Relationship Between Seismic Electric Signals and Tectonics Derived from Dense Geoelectric Observations in Taiwan

  • Feng Jiang
  • Xiaobin ChenEmail author
  • Chien-Chih Chen
  • Hong-jia Chen


Some researchers have suggested that significant electromagnetic changes that can be detected prior to strong earthquakes are associated with the tectonics and subsurface structures beneath monitoring stations. Numerical simulation seems to support this phenomenon. However, to date, few field measurement data are available to address this issue. In this work, we used the shifting correlation method to analyze 2-month recordings of 20 geoelectric stations in Taiwan and found at least two stations had recorded geoelectric signals significantly correlated with known seismic events. These two stations are installed on large reverse faults, which are probably characterized by high stress concentrations before earthquakes. In addition, they share the same resistivity variation pattern, namely, a conductor layer sandwiched between two high-resistivity layers. Moreover, both stations are above the electrical resistivity boundaries, which means they have an increased probability of recording the abnormal disturbance once EM signals have been emitted from EQs. Our analysis results support the viewpoint that lateral and vertical electrical resistivity variation and conductors in the subsurface may be able to amplify seismic electric signals.


Statistical seismology seismic electric signals shifting correlation method tectonics and deep structures in Taiwan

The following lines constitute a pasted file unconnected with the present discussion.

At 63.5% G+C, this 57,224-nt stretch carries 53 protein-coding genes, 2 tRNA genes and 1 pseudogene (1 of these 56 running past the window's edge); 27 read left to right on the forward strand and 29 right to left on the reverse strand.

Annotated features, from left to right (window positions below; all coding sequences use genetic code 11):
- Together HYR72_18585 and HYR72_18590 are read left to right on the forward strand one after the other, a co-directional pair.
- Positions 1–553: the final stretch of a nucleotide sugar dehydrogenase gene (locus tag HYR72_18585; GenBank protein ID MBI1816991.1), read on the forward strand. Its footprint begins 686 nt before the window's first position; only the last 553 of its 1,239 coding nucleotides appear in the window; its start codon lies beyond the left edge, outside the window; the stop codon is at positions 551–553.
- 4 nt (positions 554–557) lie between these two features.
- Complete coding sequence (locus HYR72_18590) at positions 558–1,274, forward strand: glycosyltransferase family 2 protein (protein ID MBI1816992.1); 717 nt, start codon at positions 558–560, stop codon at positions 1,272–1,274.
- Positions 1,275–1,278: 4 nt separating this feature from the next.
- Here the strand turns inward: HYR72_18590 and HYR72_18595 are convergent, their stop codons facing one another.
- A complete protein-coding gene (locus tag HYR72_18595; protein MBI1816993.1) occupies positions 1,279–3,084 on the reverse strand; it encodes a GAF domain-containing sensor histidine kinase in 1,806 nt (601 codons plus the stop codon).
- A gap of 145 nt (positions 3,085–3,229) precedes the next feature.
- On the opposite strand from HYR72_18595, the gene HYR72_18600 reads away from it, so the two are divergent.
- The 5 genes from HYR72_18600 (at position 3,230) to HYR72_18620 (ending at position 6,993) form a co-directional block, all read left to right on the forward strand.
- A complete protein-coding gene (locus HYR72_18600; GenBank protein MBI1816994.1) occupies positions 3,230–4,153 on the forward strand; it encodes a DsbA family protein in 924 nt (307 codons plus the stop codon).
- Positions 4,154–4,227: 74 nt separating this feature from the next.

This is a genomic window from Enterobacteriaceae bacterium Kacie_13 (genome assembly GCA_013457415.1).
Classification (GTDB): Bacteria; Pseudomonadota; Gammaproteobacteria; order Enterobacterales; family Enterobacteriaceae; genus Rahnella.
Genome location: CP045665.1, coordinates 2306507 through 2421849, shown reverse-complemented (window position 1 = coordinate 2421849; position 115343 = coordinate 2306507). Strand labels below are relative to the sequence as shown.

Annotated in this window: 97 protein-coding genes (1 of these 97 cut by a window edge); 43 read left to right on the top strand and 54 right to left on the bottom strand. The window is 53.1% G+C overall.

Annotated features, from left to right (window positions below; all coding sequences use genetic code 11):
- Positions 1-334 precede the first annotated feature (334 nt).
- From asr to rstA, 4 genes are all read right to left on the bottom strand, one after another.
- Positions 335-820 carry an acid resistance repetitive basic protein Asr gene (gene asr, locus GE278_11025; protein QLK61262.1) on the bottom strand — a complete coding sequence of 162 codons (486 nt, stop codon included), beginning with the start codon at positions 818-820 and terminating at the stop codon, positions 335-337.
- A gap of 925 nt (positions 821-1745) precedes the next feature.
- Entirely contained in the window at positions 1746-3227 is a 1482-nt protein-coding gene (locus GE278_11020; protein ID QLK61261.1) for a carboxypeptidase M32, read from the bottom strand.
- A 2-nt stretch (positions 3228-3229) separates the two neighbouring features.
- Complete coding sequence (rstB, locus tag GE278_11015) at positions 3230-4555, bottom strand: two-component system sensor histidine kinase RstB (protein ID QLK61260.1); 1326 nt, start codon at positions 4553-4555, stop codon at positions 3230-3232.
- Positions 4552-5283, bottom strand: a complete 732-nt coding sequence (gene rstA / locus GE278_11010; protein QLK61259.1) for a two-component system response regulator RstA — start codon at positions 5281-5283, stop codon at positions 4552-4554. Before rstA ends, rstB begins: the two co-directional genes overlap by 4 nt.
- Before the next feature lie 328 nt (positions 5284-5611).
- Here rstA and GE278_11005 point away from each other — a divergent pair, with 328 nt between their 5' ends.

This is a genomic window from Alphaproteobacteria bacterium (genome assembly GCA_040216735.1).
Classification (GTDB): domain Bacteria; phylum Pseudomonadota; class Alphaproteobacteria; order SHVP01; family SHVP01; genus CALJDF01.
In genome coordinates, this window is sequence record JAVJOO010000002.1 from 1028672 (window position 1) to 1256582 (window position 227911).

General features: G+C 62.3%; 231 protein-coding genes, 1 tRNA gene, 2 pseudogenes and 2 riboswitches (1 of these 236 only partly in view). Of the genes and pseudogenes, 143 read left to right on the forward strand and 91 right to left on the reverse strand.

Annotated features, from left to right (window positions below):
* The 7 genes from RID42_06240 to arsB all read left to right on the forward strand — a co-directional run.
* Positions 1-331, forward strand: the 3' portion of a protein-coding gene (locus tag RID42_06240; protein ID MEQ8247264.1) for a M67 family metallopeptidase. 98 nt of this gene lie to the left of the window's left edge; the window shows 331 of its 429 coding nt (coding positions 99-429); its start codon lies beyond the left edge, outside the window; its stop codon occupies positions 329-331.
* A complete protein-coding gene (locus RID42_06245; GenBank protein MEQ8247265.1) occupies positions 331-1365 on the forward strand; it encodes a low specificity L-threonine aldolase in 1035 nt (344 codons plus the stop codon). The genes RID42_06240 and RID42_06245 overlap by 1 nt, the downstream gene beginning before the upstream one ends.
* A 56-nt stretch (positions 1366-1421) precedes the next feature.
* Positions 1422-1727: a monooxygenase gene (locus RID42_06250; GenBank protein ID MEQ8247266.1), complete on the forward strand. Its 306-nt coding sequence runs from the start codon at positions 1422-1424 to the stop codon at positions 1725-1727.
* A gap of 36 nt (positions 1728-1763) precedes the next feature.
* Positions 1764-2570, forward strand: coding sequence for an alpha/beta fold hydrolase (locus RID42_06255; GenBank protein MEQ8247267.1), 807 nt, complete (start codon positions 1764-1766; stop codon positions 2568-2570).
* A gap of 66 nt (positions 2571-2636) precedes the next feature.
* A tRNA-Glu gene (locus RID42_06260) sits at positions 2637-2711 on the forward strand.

We would like to express sincere appreciation to the anonymous reviewers whose comments are important to improving our manuscript. This research was supported by the Natural Science Foundation of China (no. 41574066) as well as grants from the State Key Laboratory of Earthquake Dynamics of China. The first author, Feng Jiang, did all the specific data processing and analysis, figure making, paper writing and editing. The main idea described in this article was proposed by the corresponding author, Xiaobin Chen, and he is also advisor to the first author. The third and fourth authors provided all the original data and made some comments. We thank PhD student Benjamin Lee of the University of Alberta for his time spent correcting the language mistakes in the original paper and making some comments to improve this paper. We appreciate Prof. Martyn Unsworth and his former student Ted Bertrand of the University of Alberta who provided all the 2D and 3D MT inversion models for this article. We thank Prof. Xianglin Gao for reading and polishing the language. All the data used are listed in the references, tables and supplements. Some other detailed information about the data is provided in the supporting information.

Supplementary material

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© Springer Nature Switzerland AG 2019

Authors and Affiliations

  1. 1.State Key Laboratory of Earthquake Dynamics, Institute of GeologyChina Earthquake AdministrationBeijingChina
  2. 2.Institute of GeophysicsNational Central UniversityTaoyuan CityTaiwan

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